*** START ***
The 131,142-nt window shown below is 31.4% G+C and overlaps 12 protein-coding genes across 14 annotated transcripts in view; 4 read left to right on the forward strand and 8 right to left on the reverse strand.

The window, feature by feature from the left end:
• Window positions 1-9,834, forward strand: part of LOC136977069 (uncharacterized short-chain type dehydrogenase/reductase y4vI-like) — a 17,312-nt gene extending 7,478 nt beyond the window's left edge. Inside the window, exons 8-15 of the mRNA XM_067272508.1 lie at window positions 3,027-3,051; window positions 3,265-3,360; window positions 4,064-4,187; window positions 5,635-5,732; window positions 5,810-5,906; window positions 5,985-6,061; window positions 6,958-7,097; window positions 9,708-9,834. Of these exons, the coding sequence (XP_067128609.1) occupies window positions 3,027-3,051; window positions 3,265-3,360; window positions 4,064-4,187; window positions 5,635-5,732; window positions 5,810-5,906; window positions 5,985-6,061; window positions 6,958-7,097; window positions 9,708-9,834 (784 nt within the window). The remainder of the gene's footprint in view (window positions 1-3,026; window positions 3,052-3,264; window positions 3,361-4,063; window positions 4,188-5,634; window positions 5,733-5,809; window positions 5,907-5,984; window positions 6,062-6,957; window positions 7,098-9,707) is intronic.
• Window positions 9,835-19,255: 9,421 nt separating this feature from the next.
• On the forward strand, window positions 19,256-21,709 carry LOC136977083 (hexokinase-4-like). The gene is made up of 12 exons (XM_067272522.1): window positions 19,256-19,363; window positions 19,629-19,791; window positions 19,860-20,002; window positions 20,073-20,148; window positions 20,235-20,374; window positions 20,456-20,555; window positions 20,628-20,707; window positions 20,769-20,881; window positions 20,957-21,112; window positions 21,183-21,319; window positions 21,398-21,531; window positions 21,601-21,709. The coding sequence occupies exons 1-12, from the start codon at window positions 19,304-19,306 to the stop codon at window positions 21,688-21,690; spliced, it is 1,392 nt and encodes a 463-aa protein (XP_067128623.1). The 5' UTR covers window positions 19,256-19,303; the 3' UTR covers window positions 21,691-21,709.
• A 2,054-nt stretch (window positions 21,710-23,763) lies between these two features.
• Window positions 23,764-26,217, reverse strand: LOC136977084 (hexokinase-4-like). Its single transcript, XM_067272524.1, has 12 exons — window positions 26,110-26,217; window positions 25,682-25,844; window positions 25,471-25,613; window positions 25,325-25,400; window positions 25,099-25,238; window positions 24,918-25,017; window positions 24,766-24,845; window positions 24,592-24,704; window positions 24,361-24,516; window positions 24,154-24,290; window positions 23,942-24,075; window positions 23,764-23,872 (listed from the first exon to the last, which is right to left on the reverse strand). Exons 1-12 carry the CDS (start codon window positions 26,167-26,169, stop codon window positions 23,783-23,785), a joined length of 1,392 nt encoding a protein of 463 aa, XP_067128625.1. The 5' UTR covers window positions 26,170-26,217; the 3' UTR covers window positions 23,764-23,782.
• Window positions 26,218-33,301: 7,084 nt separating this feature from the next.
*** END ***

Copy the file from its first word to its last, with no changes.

The 131,142-nt window shown below is 31.4% G+C and overlaps 12 protein-coding genes across 14 annotated transcripts in view; 4 read left to right on the forward strand and 8 right to left on the reverse strand.

The window, feature by feature from the left end:
• Window positions 1-9,834, forward strand: part of LOC136977069 (uncharacterized short-chain type dehydrogenase/reductase y4vI-like) — a 17,312-nt gene extending 7,478 nt beyond the window's left edge. Inside the window, exons 8-15 of the mRNA XM_067272508.1 lie at window positions 3,027-3,051; window positions 3,265-3,360; window positions 4,064-4,187; window positions 5,635-5,732; window positions 5,810-5,906; window positions 5,985-6,061; window positions 6,958-7,097; window positions 9,708-9,834. Of these exons, the coding sequence (XP_067128609.1) occupies window positions 3,027-3,051; window positions 3,265-3,360; window positions 4,064-4,187; window positions 5,635-5,732; window positions 5,810-5,906; window positions 5,985-6,061; window positions 6,958-7,097; window positions 9,708-9,834 (784 nt within the window). The remainder of the gene's footprint in view (window positions 1-3,026; window positions 3,052-3,264; window positions 3,361-4,063; window positions 4,188-5,634; window positions 5,733-5,809; window positions 5,907-5,984; window positions 6,062-6,957; window positions 7,098-9,707) is intronic.
• Window positions 9,835-19,255: 9,421 nt separating this feature from the next.
• On the forward strand, window positions 19,256-21,709 carry LOC136977083 (hexokinase-4-like). The gene is made up of 12 exons (XM_067272522.1): window positions 19,256-19,363; window positions 19,629-19,791; window positions 19,860-20,002; window positions 20,073-20,148; window positions 20,235-20,374; window positions 20,456-20,555; window positions 20,628-20,707; window positions 20,769-20,881; window positions 20,957-21,112; window positions 21,183-21,319; window positions 21,398-21,531; window positions 21,601-21,709. The coding sequence occupies exons 1-12, from the start codon at window positions 19,304-19,306 to the stop codon at window positions 21,688-21,690; spliced, it is 1,392 nt and encodes a 463-aa protein (XP_067128623.1). The 5' UTR covers window positions 19,256-19,303; the 3' UTR covers window positions 21,691-21,709.
• A 2,054-nt stretch (window positions 21,710-23,763) lies between these two features.
• Window positions 23,764-26,217, reverse strand: LOC136977084 (hexokinase-4-like). Its single transcript, XM_067272524.1, has 12 exons — window positions 26,110-26,217; window positions 25,682-25,844; window positions 25,471-25,613; window positions 25,325-25,400; window positions 25,099-25,238; window positions 24,918-25,017; window positions 24,766-24,845; window positions 24,592-24,704; window positions 24,361-24,516; window positions 24,154-24,290; window positions 23,942-24,075; window positions 23,764-23,872 (listed from the first exon to the last, which is right to left on the reverse strand). Exons 1-12 carry the CDS (start codon window positions 26,167-26,169, stop codon window positions 23,783-23,785), a joined length of 1,392 nt encoding a protein of 463 aa, XP_067128625.1. The 5' UTR covers window positions 26,170-26,217; the 3' UTR covers window positions 23,764-23,782.
• Window positions 26,218-33,301: 7,084 nt separating this feature from the next.